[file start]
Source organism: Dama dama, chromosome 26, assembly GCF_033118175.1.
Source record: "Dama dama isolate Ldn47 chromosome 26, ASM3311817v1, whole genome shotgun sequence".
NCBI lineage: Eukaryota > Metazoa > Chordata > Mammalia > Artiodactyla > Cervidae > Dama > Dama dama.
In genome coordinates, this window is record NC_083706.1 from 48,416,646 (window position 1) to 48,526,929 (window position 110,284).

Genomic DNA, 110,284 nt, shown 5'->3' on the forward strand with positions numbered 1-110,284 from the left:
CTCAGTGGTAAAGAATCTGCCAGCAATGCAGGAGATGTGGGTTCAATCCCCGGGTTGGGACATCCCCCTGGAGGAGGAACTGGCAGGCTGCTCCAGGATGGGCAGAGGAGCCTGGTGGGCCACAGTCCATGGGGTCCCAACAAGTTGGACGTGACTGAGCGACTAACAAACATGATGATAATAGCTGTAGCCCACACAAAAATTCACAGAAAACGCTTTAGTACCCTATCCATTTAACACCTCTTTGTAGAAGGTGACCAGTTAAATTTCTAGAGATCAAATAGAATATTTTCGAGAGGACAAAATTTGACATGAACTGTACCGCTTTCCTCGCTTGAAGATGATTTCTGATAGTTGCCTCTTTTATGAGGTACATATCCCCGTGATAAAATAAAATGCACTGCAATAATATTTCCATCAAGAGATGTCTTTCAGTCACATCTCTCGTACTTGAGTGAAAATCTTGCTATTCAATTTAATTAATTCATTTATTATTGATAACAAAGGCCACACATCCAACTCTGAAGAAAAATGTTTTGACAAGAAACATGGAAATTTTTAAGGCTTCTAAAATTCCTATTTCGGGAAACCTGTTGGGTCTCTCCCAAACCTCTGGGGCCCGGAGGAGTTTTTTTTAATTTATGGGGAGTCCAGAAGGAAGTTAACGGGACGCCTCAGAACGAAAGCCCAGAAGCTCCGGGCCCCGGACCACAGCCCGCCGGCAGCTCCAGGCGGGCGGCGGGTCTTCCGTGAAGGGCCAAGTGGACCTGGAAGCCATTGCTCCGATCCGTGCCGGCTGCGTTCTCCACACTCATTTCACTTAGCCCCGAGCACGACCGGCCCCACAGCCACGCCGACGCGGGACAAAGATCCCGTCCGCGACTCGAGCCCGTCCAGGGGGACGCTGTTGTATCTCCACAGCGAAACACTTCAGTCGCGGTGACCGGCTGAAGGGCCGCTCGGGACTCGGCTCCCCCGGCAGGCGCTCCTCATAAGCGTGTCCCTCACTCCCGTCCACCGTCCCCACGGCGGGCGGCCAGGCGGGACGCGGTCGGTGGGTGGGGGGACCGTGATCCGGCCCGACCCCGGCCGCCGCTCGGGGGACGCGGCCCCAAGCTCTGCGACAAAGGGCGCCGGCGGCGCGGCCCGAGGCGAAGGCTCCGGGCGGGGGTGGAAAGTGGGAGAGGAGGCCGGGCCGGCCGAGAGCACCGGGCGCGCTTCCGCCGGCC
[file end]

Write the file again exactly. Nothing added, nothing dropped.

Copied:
Source organism: Dama dama, chromosome 26, assembly GCF_033118175.1.
Source record: "Dama dama isolate Ldn47 chromosome 26, ASM3311817v1, whole genome shotgun sequence".
NCBI lineage: Eukaryota > Metazoa > Chordata > Mammalia > Artiodactyla > Cervidae > Dama > Dama dama.
In genome coordinates, this window is record NC_083706.1 from 48,416,646 (window position 1) to 48,526,929 (window position 110,284).

Genomic DNA, 110,284 nt, shown 5'->3' on the forward strand with positions numbered 1-110,284 from the left:
CTCAGTGGTAAAGAATCTGCCAGCAATGCAGGAGATGTGGGTTCAATCCCCGGGTTGGGACATCCCCCTGGAGGAGGAACTGGCAGGCTGCTCCAGGATGGGCAGAGGAGCCTGGTGGGCCACAGTCCATGGGGTCCCAACAAGTTGGACGTGACTGAGCGACTAACAAACATGATGATAATAGCTGTAGCCCACACAAAAATTCACAGAAAACGCTTTAGTACCCTATCCATTTAACACCTCTTTGTAGAAGGTGACCAGTTAAATTTCTAGAGATCAAATAGAATATTTTCGAGAGGACAAAATTTGACATGAACTGTACCGCTTTCCTCGCTTGAAGATGATTTCTGATAGTTGCCTCTTTTATGAGGTACATATCCCCGTGATAAAATAAAATGCACTGCAATAATATTTCCATCAAGAGATGTCTTTCAGTCACATCTCTCGTACTTGAGTGAAAATCTTGCTATTCAATTTAATTAATTCATTTATTATTGATAACAAAGGCCACACATCCAACTCTGAAGAAAAATGTTTTGACAAGAAACATGGAAATTTTTAAGGCTTCTAAAATTCCTATTTCGGGAAACCTGTTGGGTCTCTCCCAAACCTCTGGGGCCCGGAGGAGTTTTTTTTAATTTATGGGGAGTCCAGAAGGAAGTTAACGGGACGCCTCAGAACGAAAGCCCAGAAGCTCCGGGCCCCGGACCACAGCCCGCCGGCAGCTCCAGGCGGGCGGCGGGTCTTCCGTGAAGGGCCAAGTGGACCTGGAAGCCATTGCTCCGATCCGTGCCGGCTGCGTTCTCCACACTCATTTCACTTAGCCCCGAGCACGACCGGCCCCACAGCCACGCCGACGCGGGACAAAGATCCCGTCCGCGACTCGAGCCCGTCCAGGGGGACGCTGTTGTATCTCCACAGCGAAACACTTCAGTCGCGGTGACCGGCTGAAGGGCCGCTCGGGACTCGGCTCCCCCGGCAGGCGCTCCTCATAAGCGTGTCCCTCACTCCCGTCCACCGTCCCCACGGCGGGCGGCCAGGCGGGACGCGGTCGGTGGGTGGGGGGACCGTGATCCGGCCCGACCCCGGCCGCCGCTCGGGGGACGCGGCCCCAAGCTCTGCGACAAAGGGCGCCGGCGGCGCGGCCCGAGGCGAAGGCTCCGGGCGGGGGTGGAAAGTGGGAGAGGAGGCCGGGCCGGCCGAGAGCACCGGGCGCGCTTCCGCCGGCC